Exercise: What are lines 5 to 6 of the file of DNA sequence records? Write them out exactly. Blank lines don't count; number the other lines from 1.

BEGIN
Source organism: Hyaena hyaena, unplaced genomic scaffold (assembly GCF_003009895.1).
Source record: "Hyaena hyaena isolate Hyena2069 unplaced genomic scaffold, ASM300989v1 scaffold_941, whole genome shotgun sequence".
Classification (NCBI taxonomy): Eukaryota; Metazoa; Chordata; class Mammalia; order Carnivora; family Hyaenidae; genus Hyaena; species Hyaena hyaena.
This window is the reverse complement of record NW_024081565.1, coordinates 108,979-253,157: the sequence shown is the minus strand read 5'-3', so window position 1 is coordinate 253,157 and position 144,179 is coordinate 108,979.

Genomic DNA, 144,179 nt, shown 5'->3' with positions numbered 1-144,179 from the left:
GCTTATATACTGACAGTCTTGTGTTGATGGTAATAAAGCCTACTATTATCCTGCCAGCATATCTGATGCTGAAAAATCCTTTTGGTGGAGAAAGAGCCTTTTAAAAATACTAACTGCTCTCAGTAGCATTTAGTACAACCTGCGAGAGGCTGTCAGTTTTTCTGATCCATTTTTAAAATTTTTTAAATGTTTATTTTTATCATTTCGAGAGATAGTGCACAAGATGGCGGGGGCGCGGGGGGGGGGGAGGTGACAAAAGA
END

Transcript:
Genomic DNA, 144,179 nt, shown 5'->3' with positions numbered 1-144,179 from the left:
GCTTATATACTGACAGTCTTGTGTTGATGGTAATAAAGCCTACTATTATCCTGCCAGCATATCTGATGCTGAAAAATCCTTTTGGTGGAGAAAGAGCCTTTTAAAAATACTAACTGCTCTCAGTAGCATTTAGTACAACCTGCGAGAGGCTGTCAGTTTTTCTGATCCATTTTTAAAATTTTTTAAATGTTTATTTTTATCATTTCGAGAGATAGTGCACAAGATGGCGGGGGCGCGGGGGGGGGGGAGGTGACAAAAGA